Publications

The Berkman Klein Center has established the premier series of scholarly publications on matters related to the Internet, law, and society, which is jointly published with the Social Science Research Network (SSRN).

Below is a selected list of these works, which includes scholarly papers as well as books, written by Berkman Klein faculty and fellows. To be notified when new reports are added to this list, sign up for our reports release email list.

(For additional writings and blog posts from Berkman community members and projects, which are not included in this series, see our aggregated community blog feed.)

The Public and the Private at the United States Border with Cyberspace

In the twenty-first century, a state can come to know more about each of its citizens via surveillance than ever before in human history. Some states are beginning to exercise this ability. Much of this additional surveillance ability derives from enhanced access to digital information... We need to rethink legal protections for citizens from state surveillance in a digital age...

Authored by
  • John Palfrey

27 Dec 2008

Digitally Networked Technology in Kenya's 2007-2008 Post-Election Crisis

Using the lens of the 2007-2008 Kenyan Presidential Election Crisis, this case study illustrates how digitally networked technologies, specifically mobile phones and the Internet, were a catalyst to both predatory behavior such as ethnic-based mob violence and to civic behaviors such as citizen journalism and human rights campaigns.

Authored by
  • Internet and Democracy
  • Josh Goldstein
  • Juliana Rotich

29 Sep 2008

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Born Digital: Understanding the First Generation of Digital Natives

Based on original research and advancing new theories, leading internet and technology experts John Palfrey and Urs Gasser offer a sociological portrait of the 'Born Digital' generation, and explore how they are changing the meaning of privacy, revolutionizing conceptions of copyright, and navigating the tidal wave of information in the digital world.

Authored by
  • John Palfrey
  • Urs Gasser

1 Sep 2008

May 2008 Badware Websites Report

StopBadware.org analyzed over 200,000 websites found to engage in badware behavior, finding that over half of the sites were based on Chinese network blocks, with a small number of blocks accounting for most of the infected sites in that country. The report also identifies the 10 network blocks worldwide that contain the largest number of badware sites.

Authored by
  • StopBadware.org

23 Jun 2008

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Blown to Bits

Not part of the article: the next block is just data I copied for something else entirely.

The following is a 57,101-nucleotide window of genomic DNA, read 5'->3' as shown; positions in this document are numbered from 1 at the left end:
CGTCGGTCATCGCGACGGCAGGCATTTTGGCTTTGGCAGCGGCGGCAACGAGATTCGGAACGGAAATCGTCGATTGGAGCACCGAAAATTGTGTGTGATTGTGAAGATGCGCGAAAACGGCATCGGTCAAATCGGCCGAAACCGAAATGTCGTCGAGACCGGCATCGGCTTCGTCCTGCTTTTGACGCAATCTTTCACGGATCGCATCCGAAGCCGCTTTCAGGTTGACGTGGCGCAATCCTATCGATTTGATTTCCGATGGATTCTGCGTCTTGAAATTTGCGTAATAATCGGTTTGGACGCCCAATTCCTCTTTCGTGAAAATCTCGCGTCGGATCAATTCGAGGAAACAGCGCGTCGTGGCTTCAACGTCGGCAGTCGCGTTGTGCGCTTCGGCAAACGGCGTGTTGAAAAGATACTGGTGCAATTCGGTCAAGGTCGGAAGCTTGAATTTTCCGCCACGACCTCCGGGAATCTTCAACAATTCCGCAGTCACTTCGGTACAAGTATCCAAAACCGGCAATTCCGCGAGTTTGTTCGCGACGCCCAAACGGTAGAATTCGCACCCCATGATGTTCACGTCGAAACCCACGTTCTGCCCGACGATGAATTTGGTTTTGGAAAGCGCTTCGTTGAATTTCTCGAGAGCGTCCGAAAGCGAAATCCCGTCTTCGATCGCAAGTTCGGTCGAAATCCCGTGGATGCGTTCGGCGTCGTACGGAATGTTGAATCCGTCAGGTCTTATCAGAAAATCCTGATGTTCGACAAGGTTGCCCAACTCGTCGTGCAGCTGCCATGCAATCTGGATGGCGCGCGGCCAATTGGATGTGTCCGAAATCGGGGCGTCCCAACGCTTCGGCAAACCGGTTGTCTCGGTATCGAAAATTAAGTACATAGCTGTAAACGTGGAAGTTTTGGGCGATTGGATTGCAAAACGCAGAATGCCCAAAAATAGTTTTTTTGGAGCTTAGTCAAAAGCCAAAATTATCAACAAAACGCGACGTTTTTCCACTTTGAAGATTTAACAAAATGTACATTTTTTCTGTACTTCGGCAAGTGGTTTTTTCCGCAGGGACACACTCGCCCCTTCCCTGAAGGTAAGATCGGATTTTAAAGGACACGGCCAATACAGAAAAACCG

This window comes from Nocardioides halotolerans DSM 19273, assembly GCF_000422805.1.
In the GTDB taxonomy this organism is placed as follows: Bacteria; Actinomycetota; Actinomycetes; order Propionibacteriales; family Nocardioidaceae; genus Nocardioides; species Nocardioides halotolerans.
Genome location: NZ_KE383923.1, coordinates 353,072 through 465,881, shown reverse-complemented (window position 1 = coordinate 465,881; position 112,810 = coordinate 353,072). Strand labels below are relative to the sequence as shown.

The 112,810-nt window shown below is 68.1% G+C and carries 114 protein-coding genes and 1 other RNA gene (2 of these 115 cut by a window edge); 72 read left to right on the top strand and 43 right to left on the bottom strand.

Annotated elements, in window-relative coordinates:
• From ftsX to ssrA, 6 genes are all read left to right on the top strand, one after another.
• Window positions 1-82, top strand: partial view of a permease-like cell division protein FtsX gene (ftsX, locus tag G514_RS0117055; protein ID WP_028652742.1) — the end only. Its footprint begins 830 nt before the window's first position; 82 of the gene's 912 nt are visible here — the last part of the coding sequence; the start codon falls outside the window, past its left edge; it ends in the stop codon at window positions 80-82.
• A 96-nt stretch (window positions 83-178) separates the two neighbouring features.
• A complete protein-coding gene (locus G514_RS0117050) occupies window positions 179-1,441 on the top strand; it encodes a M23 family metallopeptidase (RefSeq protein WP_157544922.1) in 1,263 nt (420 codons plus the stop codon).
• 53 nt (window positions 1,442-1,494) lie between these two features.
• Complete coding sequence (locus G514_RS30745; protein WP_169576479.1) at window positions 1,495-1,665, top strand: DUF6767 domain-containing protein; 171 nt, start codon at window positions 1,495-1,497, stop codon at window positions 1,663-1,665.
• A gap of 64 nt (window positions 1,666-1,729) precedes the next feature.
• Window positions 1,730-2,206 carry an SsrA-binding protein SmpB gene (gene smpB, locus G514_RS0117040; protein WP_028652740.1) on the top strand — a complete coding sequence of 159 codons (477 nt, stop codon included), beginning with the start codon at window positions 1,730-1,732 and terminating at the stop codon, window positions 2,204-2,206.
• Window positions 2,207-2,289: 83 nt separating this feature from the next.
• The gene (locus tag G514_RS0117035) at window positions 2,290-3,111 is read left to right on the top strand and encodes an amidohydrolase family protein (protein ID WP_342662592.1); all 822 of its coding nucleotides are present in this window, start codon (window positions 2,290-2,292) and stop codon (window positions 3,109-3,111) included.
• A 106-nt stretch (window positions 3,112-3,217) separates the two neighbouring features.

Your Life, Liberty, and Happiness After the Digital Explosion

Is this utopia? Or the dawning of a 1984/Brave New World horror world? Whatever you call it, it’s happening. What kind of world are we creating? What will it be like to live there? Blown to Bits offers powerful and controversial answers to these questions–and give you the knowledge you need to help shape your own digital future, not let others do it for you. Building on their pioneering joint MIT/Harvard course, the authors reveal how the digital revolution is changing everything, in ways that are stunning even the most informed experts.

Authored by
  • Hal Abelson
  • Harry Lewis
  • Ken Leeden

16 Jun 2008

RealPlayer

This application report reviews RealPlayer 11, currently promoted by RealNetworks at www.real.com, and RealPlayer 10.5, distributed through channels such as Mozilla Firefox's 'Missing Plug-in' feature and the BBC Radio website.

Authored by
  • StopBadware.org

31 Jan 2008

My SHC Community

This application report reviews the My SHC Community software, an application that is installed for a subset of the users who register for the My SHC (Sears Holding Company) Community at myshccommunity.com.

Authored by
  • StopBadware.org

8 Jan 2008

The Citizen Journalism Web Site 'OhmyNews' and the 2002 South Korean Presidential Election

This paper is one of the first in a series of case studies that examines the impact of the Internet and technology on democracy. This specific case investigates the influence of the participatory media Web site OhmyNews during the 2002 South Korean Presidential election.

Authored by
  • Internet and Democracy
  • Mary Joyce

1 Dec 2007

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Berkman@10 (special annual report)